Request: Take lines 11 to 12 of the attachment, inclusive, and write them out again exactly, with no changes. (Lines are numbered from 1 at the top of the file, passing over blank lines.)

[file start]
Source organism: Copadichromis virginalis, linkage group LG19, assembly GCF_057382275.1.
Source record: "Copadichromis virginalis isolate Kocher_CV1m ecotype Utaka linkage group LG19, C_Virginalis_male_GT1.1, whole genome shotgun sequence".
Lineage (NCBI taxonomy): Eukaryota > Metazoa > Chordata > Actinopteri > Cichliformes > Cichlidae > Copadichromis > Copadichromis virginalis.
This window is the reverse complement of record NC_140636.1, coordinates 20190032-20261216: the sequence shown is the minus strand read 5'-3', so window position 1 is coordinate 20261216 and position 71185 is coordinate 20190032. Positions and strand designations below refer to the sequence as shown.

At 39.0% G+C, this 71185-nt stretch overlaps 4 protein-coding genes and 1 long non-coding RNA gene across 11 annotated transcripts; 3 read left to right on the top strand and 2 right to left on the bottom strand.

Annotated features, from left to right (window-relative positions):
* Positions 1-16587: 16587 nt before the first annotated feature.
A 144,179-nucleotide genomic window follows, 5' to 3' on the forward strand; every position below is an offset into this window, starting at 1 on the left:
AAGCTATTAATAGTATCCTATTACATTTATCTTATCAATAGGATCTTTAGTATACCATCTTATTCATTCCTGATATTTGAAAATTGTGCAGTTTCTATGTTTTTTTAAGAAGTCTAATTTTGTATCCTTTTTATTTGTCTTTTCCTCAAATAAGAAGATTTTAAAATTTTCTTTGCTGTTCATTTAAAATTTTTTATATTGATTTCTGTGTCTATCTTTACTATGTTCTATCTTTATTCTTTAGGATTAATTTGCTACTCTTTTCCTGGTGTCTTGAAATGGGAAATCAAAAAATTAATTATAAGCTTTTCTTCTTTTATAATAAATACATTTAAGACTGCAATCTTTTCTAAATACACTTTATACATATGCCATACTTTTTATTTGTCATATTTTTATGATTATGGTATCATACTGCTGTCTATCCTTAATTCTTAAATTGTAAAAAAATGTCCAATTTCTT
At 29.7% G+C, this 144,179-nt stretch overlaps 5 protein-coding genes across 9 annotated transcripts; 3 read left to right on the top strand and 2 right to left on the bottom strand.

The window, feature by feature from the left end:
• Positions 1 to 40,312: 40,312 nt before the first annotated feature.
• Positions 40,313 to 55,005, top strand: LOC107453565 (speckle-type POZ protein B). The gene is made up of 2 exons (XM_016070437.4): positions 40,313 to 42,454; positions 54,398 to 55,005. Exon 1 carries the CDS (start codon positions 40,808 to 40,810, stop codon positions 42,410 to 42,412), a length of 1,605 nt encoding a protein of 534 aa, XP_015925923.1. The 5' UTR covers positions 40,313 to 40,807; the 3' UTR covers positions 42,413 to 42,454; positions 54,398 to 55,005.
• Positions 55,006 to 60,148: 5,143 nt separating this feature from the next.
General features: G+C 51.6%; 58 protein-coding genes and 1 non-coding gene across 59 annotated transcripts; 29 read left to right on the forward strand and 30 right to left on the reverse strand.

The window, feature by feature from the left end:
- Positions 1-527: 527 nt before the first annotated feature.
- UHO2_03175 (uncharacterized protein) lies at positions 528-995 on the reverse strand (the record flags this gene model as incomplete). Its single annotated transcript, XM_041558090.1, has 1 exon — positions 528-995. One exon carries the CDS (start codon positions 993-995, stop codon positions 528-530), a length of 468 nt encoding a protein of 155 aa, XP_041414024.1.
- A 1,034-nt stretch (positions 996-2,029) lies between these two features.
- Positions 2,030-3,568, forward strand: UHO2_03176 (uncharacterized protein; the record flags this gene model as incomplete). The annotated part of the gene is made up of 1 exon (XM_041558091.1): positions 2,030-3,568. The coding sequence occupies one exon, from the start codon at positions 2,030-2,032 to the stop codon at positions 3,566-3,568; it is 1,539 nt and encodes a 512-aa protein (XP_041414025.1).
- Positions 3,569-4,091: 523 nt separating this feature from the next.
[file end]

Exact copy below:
The window, feature by feature from the left end:
• Positions 1 to 40,312: 40,312 nt before the first annotated feature.